The foot is a complex structure consisting of several small bones, muscles, tendons, and other soft tissues responsible for bearing your weight and helping you navigate the world around you at your desired pace. With its unique structure and responsibilities, it is no wonder that the foot is susceptible to injury, including fractures, or breaks in the bones of your foot.
What is a foot fracture?
A foot fracture is a bone break in one of the bones of your foot. The most common types of foot fractures include toe fractures and metatarsal fractures. As described, a toe fracture is a break in the toes of your foot, while metatarsal fractures are breaks in the long bones that attach to the base of each toe.
Fractures that break through the skin are known as open or compound fractures, while fractures that do not penetrate through the skin are known as closed fractures.
Fractures are broken into two distinct categories: traumatic and stress fractures.
- Traumatic fractures, or acute fractures, are the result of a direct impact to the foot such as stubbing your toe or dropping an object on your foot.
- Stress fractures, also known as hairline fractures, are tiny breaks that are most often caused by repetitive stress from activities, abnormal foot structures or deformities, and improper footwear.
Your feet can tolerate a lot of pressure from daily activities and strenuous exercise, but too much pressure too quickly can cause the bones to fracture or break. Foot fractures can occur for several reasons including:
- Direct trauma
- Falling from a significant height
- Tripping or stumbling
Certain factors such as arthritis or decreased bone density, suddenly increasing your activity level, improper technique when exercising, and high impact activities may increase your risk of developing foot fractures.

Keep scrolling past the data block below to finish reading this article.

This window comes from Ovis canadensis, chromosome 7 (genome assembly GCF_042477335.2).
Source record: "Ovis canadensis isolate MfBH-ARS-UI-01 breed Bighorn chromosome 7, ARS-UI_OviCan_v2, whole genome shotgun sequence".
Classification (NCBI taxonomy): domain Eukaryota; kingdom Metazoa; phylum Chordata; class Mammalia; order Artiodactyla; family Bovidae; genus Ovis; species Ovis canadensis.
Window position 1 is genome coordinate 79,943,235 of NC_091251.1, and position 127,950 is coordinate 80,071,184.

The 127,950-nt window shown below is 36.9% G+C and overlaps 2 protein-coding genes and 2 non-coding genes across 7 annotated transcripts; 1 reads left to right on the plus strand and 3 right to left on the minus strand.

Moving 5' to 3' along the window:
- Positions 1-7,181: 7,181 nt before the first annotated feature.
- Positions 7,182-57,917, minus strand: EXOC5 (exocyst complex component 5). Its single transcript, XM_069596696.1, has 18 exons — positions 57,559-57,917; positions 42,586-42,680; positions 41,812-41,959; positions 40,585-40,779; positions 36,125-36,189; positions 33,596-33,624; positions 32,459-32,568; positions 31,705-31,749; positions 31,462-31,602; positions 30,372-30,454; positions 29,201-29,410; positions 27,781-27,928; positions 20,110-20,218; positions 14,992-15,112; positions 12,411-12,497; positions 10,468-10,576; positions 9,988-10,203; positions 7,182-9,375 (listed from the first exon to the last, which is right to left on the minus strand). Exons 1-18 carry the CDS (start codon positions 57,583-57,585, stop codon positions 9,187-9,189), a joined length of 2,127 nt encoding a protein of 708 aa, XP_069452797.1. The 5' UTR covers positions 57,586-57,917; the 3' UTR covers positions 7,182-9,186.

Common signs or symptoms of a foot fracture may include:
- A bone is out of place and/or bone is showing through the skin
- Difficulty moving your foot or toe
- Heat or warmth at the site of injury
- Inability to place weight or pressure on the foot
- Intense pain
- Tenderness or tingling
Anyone suspecting a broken bone should see a doctor immediately, even if you are capable of placing weight on the suspected limb. Seek medical attention immediately if you develop any of the following:
- Coldness or numbness
- Open wound near the site of suspected break
If you suspect a foot fracture, contact your doctor for a thorough physical examination and proper diagnosis. Your doctor may order imaging tests to determine the precise location and severity of the fracture.
Treatment will depend on the bone, location of the fracture, and severity of the injury. In minor cases, rest and ice therapy will allow the fracture to heal within several weeks. For more moderate cases, common treatment options for foot fractures include:
- Immobilization – A cast, boot, crutch, and/or scooter can help to keep the foot in an ideal position as it heals and prevents you from placing weight on the foot.
- Medicine – Anti-inflammatory medication can help to decrease pain and swelling.
- Physical therapy – Physical therapy may be used to help strengthen muscles and ligaments during recovery and restore your foot flexibility and strength.
- Surgery – Surgery may be necessary in severe cases to realign pieces of bone or ensure they remain in place during the healing process.
The recovery time for a fracture can range from several weeks to several months depending on the type of fracture you have.
Though you cannot prevent a foot fracture there are steps you can take to prevent injury to your foot such as remembering to stretch and cool down before and after exercise. Wear the appropriate shoes for your exercises or activities. Remember to replace your shoes every 300 to 400 miles or once the tread or heel begins to wear out. If you are starting a new workout routine, start slow and listen to your body.
For more information on foot fractures and our treatment options or to schedule an appointment, contact Adam F. Resnikoff, DPM today.